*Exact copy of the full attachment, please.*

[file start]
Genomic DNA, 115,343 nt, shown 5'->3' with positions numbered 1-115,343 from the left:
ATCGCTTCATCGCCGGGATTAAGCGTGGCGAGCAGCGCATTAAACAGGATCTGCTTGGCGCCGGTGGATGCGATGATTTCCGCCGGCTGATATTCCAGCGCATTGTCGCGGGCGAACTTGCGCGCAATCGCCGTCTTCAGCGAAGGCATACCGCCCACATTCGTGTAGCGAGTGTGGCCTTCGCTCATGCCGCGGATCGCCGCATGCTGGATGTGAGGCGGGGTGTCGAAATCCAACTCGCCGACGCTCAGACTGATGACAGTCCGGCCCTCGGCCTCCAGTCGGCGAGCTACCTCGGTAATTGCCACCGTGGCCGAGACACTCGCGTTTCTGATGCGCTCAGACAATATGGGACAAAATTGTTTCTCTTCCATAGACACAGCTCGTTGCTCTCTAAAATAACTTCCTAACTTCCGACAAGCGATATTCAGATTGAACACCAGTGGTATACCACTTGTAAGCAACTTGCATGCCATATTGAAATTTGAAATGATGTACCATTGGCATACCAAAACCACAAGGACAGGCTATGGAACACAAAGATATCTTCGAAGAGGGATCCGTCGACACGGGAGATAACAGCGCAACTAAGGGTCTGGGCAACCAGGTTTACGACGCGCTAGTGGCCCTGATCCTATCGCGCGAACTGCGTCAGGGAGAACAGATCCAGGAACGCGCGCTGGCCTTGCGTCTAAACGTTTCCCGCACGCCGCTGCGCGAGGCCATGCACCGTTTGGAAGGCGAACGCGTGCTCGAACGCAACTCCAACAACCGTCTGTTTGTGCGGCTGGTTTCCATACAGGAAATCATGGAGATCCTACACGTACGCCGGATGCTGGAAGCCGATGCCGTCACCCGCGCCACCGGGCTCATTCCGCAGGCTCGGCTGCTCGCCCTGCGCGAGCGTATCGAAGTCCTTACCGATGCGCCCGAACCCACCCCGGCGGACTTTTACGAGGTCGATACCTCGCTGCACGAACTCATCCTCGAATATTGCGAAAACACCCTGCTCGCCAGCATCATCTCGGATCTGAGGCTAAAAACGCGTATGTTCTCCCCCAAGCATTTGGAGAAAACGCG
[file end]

Genomic DNA, 115,343 nt, shown 5'->3' with positions numbered 1-115,343 from the left:
ATCGCTTCATCGCCGGGATTAAGCGTGGCGAGCAGCGCATTAAACAGGATCTGCTTGGCGCCGGTGGATGCGATGATTTCCGCCGGCTGATATTCCAGCGCATTGTCGCGGGCGAACTTGCGCGCAATCGCCGTCTTCAGCGAAGGCATACCGCCCACATTCGTGTAGCGAGTGTGGCCTTCGCTCATGCCGCGGATCGCCGCATGCTGGATGTGAGGCGGGGTGTCGAAATCCAACTCGCCGACGCTCAGACTGATGACAGTCCGGCCCTCGGCCTCCAGTCGGCGAGCTACCTCGGTAATTGCCACCGTGGCCGAGACACTCGCGTTTCTGATGCGCTCAGACAATATGGGACAAAATTGTTTCTCTTCCATAGACACAGCTCGTTGCTCTCTAAAATAACTTCCTAACTTCCGACAAGCGATATTCAGATTGAACACCAGTGGTATACCACTTGTAAGCAACTTGCATGCCATATTGAAATTTGAAATGATGTACCATTGGCATACCAAAACCACAAGGACAGGCTATGGAACACAAAGATATCTTCGAAGAGGGATCCGTCGACACGGGAGATAACAGCGCAACTAAGGGTCTGGGCAACCAGGTTTACGACGCGCTAGTGGCCCTGATCCTATCGCGCGAACTGCGTCAGGGAGAACAGATCCAGGAACGCGCGCTGGCCTTGCGTCTAAACGTTTCCCGCACGCCGCTGCGCGAGGCCATGCACCGTTTGGAAGGCGAACGCGTGCTCGAACGCAACTCCAACAACCGTCTGTTTGTGCGGCTGGTTTCCATACAGGAAATCATGGAGATCCTACACGTACGCCGGATGCTGGAAGCCGATGCCGTCACCCGCGCCACCGGGCTCATTCCGCAGGCTCGGCTGCTCGCCCTGCGCGAGCGTATCGAAGTCCTTACCGATGCGCCCGAACCCACCCCGGCGGACTTTTACGAGGTCGATACCTCGCTGCACGAACTCATCCTCGAATATTGCGAAAACACCCTGCTCGCCAGCATCATCTCGGATCTGAGGCTAAAAACGCGTATGTTCTCCCCCAAGCATTTGGAGAAAACGCG